You want some depressing news about the American education system?
(Is there any other kind?)
The majority of high school biology teachers don’t take a solid stance on evolution with their students, mostly to avoid conflicts, and fewer than 30 percent of teachers take an adamant pro-evolutionary stance on the topic, a new study finds. Also, 13 percent of these teachers advocate creationism in their classrooms.
About 60 percent of the teachers polled didn’t take a direct stance on the subject, dubbed by the authors as the “cautious 60 percent.”
That last line bothers me almost as much as the fact that we have a lot of science teachers out there who obviously don’t understand science.
This is why we need activists in the classroom who are willing to stand up to the Creationists. We need more advocates for good science. If you choose to duck and cover when the subject of evolution comes up, you’re hurting your own students’ education — how can any decent teacher stand by while that happens?
How do we fix this?
Administrators need to be very stringent about who they hire. Interviews with potential science teachers should include discussions about evolution — how the candidate would teach it, how relevant the teacher feels the subject is, how teachers would handle a student (or parent) who opposes the teaching of it, etc.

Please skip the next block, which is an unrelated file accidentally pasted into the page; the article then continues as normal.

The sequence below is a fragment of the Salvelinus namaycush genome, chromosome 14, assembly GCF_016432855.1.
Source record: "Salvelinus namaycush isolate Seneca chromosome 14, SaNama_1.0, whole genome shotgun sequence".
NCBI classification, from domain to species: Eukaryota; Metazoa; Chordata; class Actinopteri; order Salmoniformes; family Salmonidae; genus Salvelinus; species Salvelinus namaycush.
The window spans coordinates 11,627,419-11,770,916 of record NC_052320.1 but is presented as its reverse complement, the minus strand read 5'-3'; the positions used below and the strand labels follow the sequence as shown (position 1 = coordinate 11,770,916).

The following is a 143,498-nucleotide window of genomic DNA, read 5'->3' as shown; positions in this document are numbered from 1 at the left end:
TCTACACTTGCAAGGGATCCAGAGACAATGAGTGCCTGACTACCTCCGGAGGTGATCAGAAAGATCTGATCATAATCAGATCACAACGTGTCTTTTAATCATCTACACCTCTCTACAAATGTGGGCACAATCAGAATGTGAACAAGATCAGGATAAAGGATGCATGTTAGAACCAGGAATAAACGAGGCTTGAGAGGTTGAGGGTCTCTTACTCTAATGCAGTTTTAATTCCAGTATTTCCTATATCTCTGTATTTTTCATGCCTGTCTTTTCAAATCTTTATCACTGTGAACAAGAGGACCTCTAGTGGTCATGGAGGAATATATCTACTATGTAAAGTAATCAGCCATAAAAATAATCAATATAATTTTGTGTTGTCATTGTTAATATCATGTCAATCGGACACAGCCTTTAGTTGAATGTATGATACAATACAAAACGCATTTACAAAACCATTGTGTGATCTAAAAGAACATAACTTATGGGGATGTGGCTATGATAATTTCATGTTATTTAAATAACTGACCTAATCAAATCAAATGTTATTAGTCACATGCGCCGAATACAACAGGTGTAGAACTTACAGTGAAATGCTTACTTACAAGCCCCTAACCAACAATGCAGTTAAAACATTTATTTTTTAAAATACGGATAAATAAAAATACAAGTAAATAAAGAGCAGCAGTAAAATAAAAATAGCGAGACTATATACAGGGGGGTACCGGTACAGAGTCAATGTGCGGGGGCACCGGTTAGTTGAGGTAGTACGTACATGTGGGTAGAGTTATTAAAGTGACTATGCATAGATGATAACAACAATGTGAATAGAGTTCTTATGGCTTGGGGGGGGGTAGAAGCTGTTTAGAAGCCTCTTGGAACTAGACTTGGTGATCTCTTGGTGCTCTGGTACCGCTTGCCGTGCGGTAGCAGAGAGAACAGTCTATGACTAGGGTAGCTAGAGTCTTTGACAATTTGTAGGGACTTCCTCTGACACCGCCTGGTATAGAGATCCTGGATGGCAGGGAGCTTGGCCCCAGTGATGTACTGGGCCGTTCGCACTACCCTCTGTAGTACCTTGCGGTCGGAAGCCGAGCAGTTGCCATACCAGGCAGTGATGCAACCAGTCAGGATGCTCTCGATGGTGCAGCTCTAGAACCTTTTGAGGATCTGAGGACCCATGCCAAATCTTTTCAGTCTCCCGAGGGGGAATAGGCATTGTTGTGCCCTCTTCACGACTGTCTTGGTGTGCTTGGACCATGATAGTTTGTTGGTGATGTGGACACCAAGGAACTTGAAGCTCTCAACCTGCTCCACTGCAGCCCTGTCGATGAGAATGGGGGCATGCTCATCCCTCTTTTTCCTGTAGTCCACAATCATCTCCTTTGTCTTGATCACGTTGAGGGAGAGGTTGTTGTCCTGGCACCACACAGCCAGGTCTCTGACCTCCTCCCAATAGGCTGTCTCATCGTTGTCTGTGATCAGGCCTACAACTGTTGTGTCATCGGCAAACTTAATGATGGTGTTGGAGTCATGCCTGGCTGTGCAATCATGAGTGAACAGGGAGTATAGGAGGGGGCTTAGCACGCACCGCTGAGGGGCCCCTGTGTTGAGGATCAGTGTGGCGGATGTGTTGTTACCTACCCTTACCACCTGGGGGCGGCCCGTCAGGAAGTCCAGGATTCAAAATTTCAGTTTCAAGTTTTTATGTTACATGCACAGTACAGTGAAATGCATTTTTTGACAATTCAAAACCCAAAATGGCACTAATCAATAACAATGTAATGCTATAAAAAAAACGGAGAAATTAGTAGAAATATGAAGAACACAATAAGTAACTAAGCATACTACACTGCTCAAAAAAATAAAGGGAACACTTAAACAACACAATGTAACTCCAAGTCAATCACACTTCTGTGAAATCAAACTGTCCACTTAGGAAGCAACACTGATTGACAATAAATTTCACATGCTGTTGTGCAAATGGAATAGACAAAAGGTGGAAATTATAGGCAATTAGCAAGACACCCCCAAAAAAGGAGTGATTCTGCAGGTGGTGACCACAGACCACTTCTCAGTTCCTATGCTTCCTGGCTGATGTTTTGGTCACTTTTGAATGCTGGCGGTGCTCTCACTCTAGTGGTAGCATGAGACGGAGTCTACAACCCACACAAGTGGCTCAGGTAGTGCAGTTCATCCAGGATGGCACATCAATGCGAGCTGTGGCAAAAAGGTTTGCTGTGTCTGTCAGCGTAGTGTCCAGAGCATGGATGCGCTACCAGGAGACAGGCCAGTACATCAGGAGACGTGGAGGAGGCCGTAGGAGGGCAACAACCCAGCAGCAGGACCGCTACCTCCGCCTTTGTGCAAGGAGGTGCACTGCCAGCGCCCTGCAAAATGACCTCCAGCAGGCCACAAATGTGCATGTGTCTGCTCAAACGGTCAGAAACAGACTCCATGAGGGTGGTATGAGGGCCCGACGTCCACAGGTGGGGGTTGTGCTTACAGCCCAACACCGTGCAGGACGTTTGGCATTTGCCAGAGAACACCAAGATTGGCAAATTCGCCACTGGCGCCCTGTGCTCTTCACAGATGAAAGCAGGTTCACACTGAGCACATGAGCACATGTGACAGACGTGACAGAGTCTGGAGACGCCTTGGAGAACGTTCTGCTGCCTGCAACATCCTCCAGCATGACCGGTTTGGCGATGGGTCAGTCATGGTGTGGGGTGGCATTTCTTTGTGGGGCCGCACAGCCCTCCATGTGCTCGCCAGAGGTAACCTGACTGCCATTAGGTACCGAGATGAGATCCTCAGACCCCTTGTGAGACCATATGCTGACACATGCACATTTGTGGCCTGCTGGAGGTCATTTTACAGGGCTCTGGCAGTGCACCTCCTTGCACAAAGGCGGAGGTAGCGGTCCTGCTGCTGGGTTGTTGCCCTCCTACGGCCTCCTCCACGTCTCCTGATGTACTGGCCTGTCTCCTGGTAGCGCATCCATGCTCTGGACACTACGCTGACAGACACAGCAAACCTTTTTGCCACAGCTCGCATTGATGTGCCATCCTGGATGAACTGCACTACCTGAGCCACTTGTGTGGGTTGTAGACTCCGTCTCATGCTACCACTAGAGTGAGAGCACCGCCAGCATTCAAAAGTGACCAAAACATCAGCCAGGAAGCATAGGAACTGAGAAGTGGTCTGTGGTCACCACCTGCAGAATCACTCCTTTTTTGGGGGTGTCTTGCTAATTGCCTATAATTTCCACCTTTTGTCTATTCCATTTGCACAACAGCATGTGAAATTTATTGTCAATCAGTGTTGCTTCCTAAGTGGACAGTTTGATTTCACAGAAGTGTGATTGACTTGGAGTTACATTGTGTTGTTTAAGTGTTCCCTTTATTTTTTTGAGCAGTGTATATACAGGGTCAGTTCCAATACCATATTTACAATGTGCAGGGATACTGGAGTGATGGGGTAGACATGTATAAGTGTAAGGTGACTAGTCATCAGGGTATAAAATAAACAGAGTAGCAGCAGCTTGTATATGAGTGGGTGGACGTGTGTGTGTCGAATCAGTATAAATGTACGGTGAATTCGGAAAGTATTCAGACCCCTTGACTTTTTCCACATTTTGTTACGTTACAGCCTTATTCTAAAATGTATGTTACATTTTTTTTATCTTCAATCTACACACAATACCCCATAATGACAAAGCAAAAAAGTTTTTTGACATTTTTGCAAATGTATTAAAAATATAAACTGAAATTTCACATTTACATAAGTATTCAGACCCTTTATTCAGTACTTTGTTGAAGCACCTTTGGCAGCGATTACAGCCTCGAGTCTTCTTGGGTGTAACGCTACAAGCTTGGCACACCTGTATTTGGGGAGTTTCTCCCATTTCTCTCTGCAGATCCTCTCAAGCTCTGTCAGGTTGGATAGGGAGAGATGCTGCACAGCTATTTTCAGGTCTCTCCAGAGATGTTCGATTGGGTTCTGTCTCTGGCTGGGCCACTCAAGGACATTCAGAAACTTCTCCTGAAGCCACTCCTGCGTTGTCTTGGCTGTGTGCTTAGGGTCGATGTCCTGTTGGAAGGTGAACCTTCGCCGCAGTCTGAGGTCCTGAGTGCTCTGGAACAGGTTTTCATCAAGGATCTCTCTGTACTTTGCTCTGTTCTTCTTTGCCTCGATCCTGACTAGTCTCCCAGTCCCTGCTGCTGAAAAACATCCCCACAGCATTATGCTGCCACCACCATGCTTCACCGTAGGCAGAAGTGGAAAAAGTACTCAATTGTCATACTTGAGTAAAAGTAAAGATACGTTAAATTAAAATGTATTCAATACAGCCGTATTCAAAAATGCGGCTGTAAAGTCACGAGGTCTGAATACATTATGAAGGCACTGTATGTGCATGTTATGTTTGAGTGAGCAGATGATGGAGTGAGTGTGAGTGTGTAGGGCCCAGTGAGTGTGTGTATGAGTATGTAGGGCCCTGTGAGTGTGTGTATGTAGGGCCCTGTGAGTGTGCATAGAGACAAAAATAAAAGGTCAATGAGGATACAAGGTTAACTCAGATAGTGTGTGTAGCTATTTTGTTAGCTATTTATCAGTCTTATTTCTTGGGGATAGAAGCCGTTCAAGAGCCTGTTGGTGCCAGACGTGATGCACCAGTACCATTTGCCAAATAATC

Every teacher certification program I’m aware of includes a class dealing with current issues in education. Evolution and other religious issues like ‘moments of silence’ need to be a focus here.
Science teachers themselves have to make an extra effort to teach evolution correctly and in depth. That requires brushing up on the topic if needed and collaborating with colleagues to discuss best practices.
In any case, Creationists shouldn’t be teaching public school science classes. They’re as bad as pharmacists who deny women birth control because they oppose it for religious reasons.
You might wonder why they go into science education in the first place if they don’t want to educate students about actual science… Until you realize you’ve answered your own question.
(Thanks to Kevin for the link)